Polish heritage rail and EU funding

by

Too little trickles down to where its needed

EU project notice Karczmiska Station. Photo L Grabczak, Radio Lublin.

(Click image to see more photos taken recently at the Naleczow Railway’s Karczmiska headquarters.)

There seems something distinctly odd about the way that Polish heritage and tourist lines use EU funds. Only a handful of lines have actually benefited from EU funding, but those that have seem wary of spending much money on the basic ‘train set’. Rolling stock continues to be left out in the open and subject to the depredation of vandals and the Polish weather. Infrastructure and rolling stock gets hardly a mention. Track receives the absolute minimum attention. Unique steam locomotives are left to decay as ‘technical monuments’.

Meanwhile precious EU funding is focussed elsewhere. Station buildings are restored, or built from scratch, and paved platforms are built where there was once only a few kerb stones and a bank of ballast. Since it is unlikely that all local authority owners suffer from the same tunnel vision, could it be that this obsession with buildings is the result of implementing EU project guidelines set by the Ministry of Regional Development?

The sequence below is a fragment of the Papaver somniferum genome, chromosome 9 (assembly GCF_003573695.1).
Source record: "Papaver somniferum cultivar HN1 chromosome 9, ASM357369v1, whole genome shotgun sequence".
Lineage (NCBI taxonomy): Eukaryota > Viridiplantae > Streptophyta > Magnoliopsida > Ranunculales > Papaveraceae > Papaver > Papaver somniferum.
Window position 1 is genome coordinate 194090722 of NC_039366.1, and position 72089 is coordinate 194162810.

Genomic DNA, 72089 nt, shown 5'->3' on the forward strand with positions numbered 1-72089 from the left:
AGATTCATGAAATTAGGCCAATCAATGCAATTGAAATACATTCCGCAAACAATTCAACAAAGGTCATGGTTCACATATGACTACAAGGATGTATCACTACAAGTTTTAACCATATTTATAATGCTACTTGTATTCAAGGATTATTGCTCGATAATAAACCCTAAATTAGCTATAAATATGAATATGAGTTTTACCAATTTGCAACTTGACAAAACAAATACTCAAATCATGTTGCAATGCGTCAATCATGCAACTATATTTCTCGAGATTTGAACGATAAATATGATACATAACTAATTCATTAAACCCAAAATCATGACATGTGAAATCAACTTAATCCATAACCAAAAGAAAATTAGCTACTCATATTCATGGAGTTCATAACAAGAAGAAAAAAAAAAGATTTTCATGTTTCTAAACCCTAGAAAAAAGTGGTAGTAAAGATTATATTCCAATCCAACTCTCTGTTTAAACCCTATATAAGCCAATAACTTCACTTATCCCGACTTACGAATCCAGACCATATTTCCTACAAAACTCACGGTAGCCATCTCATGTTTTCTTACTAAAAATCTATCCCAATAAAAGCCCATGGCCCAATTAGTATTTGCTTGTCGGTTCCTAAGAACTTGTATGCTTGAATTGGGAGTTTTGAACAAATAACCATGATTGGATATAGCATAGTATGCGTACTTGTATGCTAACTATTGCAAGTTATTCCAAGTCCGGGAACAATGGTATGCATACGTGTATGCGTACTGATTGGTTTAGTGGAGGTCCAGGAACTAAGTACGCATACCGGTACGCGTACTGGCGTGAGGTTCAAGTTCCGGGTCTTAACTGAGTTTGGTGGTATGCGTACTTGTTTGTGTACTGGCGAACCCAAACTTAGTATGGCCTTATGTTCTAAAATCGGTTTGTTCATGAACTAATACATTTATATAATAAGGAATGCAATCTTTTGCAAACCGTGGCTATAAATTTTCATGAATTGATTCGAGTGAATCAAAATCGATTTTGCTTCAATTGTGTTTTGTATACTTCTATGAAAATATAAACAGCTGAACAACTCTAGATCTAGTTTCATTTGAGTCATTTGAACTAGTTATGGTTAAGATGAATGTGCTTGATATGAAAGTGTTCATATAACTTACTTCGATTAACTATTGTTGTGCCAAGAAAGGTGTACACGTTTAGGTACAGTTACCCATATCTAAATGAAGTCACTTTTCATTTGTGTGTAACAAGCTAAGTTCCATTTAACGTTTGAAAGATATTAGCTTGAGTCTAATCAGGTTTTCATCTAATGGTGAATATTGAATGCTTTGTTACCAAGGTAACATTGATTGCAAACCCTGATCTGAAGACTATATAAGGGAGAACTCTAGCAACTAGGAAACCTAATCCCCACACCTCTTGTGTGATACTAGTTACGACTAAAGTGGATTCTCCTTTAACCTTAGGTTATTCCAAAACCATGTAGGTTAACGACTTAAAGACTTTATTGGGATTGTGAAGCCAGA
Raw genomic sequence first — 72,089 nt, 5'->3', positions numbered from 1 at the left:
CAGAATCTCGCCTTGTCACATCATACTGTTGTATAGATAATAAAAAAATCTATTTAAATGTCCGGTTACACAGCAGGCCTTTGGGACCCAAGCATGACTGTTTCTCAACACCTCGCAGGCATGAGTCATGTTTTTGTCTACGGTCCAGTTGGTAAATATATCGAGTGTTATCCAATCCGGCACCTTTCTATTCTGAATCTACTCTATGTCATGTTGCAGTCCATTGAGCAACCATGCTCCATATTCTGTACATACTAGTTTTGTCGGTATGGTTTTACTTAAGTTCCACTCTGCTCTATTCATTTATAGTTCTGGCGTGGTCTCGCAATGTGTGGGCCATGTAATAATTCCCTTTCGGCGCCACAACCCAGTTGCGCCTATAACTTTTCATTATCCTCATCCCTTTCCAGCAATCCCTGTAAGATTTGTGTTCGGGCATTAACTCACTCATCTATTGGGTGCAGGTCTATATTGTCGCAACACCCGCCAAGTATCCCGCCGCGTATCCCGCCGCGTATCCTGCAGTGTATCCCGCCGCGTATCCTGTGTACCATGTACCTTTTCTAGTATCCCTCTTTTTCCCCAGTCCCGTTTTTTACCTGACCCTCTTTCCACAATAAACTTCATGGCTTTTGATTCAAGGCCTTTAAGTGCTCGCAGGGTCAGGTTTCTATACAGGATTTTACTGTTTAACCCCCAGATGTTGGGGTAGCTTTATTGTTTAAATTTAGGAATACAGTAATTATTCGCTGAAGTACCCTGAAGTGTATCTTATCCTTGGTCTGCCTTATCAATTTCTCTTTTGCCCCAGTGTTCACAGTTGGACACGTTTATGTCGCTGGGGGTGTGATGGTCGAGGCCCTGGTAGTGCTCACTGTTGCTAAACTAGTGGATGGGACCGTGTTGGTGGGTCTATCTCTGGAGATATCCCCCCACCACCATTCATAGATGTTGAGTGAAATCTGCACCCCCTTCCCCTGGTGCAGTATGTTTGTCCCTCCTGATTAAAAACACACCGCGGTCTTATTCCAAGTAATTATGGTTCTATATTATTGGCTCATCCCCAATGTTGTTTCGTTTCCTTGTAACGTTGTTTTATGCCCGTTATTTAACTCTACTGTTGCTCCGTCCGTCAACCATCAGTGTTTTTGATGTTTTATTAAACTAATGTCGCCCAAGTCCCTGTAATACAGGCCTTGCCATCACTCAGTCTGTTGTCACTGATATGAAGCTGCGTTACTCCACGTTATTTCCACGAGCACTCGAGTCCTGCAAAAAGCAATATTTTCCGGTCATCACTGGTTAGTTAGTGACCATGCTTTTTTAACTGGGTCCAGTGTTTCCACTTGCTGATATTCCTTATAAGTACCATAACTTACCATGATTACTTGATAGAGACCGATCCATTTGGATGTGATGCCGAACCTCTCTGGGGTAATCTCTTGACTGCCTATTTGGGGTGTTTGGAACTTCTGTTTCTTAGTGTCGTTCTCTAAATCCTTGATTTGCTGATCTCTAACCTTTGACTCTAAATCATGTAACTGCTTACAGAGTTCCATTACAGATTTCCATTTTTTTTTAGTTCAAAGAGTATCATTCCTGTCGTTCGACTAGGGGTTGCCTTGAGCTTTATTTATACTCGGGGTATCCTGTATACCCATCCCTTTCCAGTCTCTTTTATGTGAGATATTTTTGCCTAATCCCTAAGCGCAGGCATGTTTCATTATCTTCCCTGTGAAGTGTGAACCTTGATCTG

The Naleczow Railway is the beneficent of a 3.999 million zloty EU-assisted project. The station buildings at Karczmiska have been immaculately restored, yet the track, rolling and depot buildings continue to present a sorry sight. The railway has not been operational since SKPL ceased operating the line at the end of 2008.

Newly built platforms and station buildings at Hajnowka. From a photo at bialowieza-info.eu

(Click on image to see more photos of the Bialowiza Forest Railway on the bialowieza-info.eu website.)

The Bialowieza Forest Railway has built a new station, platform and prestigious office facilities at Hajnowka. Yet one historic HF ‘Feldbahn’ locomotive languishes in the open, while its sister, which is in near working order, rests in its shed unused for want of a boiler inspection.

Project for rebuilding Rewal Station
Visualisation © Ingeno Consult BPK Sp. z o.o.

(Click image to see more Ingeno design sketches. Click here to go to Ingeno Group website.)

A 47 million PLN (£10 million) EU-assisted project for the Gryfice narrow gauge railway envisages two brand new station buildings, platform awnings, paved platforms, ‘retro’ lamps, art galleries, museums, a library, cafés, cycle hire and bed and breakfast facilities. Yet the railway passes through some of Poland’s most developed seaside tourist infrastructure. Does Rewal Council need to finance all these facilities itself? Are they all necessary? Only 8 km of track of the line’s 40 plus km will receive attention as a result of the program and the railway’s solitary Px48 – borrowed from the Railway Museum in Warsaw – will not be augmented by any additional steam engine.

More on Rewal (in Polish):

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One Response to “Polish heritage rail and EU funding”

  1. Steve Says:

    I used to work on Poland’s programmes for using EU funds when they were first being produced, but I have lost touch now. However, you may well be right that the projects are limited by the Ministry of Regional Development/Ministry of Economy/etc rules. It is all very complex, so I can’t quickly check, but some issues may be: